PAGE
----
Talk:Socialist Federal Republic of Yugoslavia

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Economy Section[edit]

I am preparing to add information that explores the way the SFRY engaged with the World Bank. This is just a test. — Preceding unsigned comment added by DanishKringle (talkcontribs) 03:32, 11 June 2017 (UTC)

Aftermath section[edit]

The aftermath section really simply highlights of the worst things that happened after SFRY ceased to exist. As such it is off topic and edit-war magnet to boot. As these events are covered elsewhere I propose they be cut.

Language[edit]

I edited the "language" part of the infobox. First, after the note that there was no official language on the federal level, I removed the about the "1974 Constitution" because there was no official language in two previous constitutions (1946 and 1963) neither. Also, after the note that Serbo-Croatian language was de facto national language, I removed the note "1974-1992", because it was de facto official throughout the whole existence of Yugoslavia. Also, I removed Albanian from "regional" languages as it was not official language of any of the republics. Most importantly, I removed a note about Serbo-Croatian language that read "Its regional varieties were recognized and made official in their respective republics: as Serbian in SR Serbia and SR Montenegro, Croatian in SR Croatia." This is simply not true. The 1974 Constitutions of Serbia and Montenegro call the official language "Serbo-Croatian", while the 1974 Constitution of Croatia says that the "language is called Croatian or Serbian" [1]. Vanjagenije (talk) 08:11, 24 October 2016 (UTC)

I think that Albanian language was used officially alongside Serbo-Croatian in Socialist Autonomous Province of Kosovo, also I found somewhere that the Socialist Autonomous Province of Vojvodina, official languages where Serbo-Croatian, Hungarian, Slovak, Romanian and Pannonian Rusyn. — Preceding unsigned comment added by IWA1864 (talkcontribs) 18:33, 24 October 2016 (UTC)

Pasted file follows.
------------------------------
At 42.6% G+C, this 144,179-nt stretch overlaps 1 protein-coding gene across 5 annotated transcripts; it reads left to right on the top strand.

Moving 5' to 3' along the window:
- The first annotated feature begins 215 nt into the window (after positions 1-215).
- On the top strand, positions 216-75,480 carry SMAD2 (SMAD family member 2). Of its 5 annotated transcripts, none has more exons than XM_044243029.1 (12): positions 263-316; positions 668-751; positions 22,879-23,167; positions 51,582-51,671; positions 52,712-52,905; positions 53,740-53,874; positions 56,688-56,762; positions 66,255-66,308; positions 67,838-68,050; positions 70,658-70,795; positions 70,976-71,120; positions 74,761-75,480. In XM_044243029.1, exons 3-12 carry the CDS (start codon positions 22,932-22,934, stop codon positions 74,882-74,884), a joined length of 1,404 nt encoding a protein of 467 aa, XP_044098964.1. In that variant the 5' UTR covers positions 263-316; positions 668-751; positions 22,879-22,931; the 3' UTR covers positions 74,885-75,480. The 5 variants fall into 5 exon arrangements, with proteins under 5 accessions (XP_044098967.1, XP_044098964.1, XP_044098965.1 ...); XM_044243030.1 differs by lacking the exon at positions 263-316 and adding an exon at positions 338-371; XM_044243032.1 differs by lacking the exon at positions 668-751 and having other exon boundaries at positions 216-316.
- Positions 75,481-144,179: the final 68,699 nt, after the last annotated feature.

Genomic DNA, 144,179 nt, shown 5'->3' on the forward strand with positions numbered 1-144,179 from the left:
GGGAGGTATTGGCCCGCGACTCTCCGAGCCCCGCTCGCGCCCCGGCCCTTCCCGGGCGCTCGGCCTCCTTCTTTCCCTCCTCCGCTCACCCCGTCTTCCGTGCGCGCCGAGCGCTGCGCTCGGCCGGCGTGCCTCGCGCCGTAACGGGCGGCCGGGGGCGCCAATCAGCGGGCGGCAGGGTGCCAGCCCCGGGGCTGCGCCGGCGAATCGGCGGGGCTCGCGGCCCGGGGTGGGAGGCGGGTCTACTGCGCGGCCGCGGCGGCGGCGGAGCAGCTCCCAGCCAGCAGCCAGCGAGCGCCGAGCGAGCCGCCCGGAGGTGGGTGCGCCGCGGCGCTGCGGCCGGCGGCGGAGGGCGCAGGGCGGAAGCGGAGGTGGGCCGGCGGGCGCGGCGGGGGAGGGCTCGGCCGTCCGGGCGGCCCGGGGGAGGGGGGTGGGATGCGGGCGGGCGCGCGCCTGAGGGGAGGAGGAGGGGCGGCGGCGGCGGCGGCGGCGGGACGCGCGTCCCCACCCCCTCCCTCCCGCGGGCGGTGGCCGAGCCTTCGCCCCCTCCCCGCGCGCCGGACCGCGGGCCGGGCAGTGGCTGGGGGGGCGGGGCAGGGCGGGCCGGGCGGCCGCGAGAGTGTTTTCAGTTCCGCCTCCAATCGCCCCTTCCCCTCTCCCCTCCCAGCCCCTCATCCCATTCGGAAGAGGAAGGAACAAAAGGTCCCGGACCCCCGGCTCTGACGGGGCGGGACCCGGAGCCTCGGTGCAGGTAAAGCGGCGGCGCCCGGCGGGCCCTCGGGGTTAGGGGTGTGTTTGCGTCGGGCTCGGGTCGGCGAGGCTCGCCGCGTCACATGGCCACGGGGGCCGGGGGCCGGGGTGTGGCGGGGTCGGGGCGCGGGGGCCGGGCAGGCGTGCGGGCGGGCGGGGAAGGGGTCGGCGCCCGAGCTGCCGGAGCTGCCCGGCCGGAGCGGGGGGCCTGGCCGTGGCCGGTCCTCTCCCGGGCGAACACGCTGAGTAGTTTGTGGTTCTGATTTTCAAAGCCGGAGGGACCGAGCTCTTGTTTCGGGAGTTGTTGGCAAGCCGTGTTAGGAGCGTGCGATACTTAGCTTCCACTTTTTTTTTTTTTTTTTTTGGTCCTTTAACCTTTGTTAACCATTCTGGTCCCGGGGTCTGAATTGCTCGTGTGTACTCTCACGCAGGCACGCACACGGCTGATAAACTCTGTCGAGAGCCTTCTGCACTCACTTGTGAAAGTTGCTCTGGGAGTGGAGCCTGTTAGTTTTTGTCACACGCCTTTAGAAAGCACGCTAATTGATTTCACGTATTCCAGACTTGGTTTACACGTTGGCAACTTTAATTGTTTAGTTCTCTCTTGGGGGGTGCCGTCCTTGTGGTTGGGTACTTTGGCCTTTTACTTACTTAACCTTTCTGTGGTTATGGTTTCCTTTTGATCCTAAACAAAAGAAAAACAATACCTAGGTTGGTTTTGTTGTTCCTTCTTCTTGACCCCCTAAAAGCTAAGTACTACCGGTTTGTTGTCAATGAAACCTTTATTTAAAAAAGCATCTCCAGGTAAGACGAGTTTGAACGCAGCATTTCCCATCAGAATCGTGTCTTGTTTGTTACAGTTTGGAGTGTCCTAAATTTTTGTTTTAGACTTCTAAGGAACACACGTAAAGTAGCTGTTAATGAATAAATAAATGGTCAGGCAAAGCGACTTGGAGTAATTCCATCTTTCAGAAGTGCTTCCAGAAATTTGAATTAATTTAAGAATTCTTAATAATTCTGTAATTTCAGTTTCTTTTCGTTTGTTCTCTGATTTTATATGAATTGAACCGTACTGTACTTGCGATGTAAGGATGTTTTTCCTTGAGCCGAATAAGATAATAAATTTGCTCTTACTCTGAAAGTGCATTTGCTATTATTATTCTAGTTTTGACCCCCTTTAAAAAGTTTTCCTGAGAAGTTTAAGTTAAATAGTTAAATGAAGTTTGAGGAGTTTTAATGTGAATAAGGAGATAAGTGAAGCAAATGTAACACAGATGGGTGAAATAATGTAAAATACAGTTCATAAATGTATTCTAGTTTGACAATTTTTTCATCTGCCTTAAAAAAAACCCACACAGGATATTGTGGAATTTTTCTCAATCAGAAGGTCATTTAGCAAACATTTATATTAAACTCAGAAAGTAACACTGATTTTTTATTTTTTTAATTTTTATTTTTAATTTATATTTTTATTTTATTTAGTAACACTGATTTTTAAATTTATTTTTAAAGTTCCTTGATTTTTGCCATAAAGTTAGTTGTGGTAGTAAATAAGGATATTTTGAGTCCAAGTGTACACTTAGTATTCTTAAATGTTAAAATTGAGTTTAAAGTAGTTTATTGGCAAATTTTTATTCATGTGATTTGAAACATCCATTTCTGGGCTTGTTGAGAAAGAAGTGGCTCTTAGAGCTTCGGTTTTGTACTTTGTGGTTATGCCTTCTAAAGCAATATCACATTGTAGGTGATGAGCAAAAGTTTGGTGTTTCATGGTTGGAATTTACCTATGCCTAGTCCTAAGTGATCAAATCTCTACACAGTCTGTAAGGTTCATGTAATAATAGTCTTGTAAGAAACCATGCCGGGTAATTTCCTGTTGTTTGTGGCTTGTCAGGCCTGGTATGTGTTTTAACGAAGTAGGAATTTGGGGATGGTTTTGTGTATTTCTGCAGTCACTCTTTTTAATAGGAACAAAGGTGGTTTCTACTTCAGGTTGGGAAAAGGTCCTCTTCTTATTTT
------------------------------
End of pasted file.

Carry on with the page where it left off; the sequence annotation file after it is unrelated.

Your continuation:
@IWA1864: Maybe so, but we need some sources. I can't find 1974 constitutions of Kosovo or Vojvodina on the web. Vanjagenije (talk) 19:11, 24 October 2016 (UTC)

There was no "National" language in Yugoslavia, nor were there any "Regional" languages: Slovenia and Macedonia weren't "regions". Those expandable templates are nonsense. Further: the fact that Serbo-Croatian wasn't formally the official language on the federal level is a near-irrelevancy - deserving no more mention in the infobox than can be included in the footnote. De facto, and to all intents and purposes, it was the federal official language - and was indeed even legally the sole official language in the vast majority of the country.
You were quite correct in removing that note, though.

A few more points: acting officials do not warrant mention there, they weren't serving their function either legally or de facto, since they were appointees of Milosevich, only recognized in two of the six republics. The state was not "Titoist", it was "socialist", and the fact that it was a single-party state is included in the category of "socialist state". "Titoism" can't really be applied for several obvious reasons. The President was the most powerful office for the majority of the state's existence, so it should be first up, and excluding Tito there isn't doing any favors to the reader. The second most powerful office was then the prime-ministership. Party presidency wasn't as important on the federal level. Please list the republics in order of size/population (i.e. relevance), not alphabetically, etc.. -- Director (talk) 14:41, 10 December 2016 (UTC)

Southwest....[edit]

Hyphenating words like "southwest", "northwest", "northeast", and "southeast" has gone completely out of use and doing so should be frowned on immensely.
You only need to look at names like the Northwest Ordinance, the Northwest Territories, Northwestern University, Northeastern University, Southwest Airlines, Southwest Asia, the Southeast Asia Treaty Organization, Southwest Africa, and the Southwestern United States to see with your own eyes. Notice that geographically these places are scattered around the world. 47.215.211.115 (talk) 11:05, 21 December 2016 (UTC)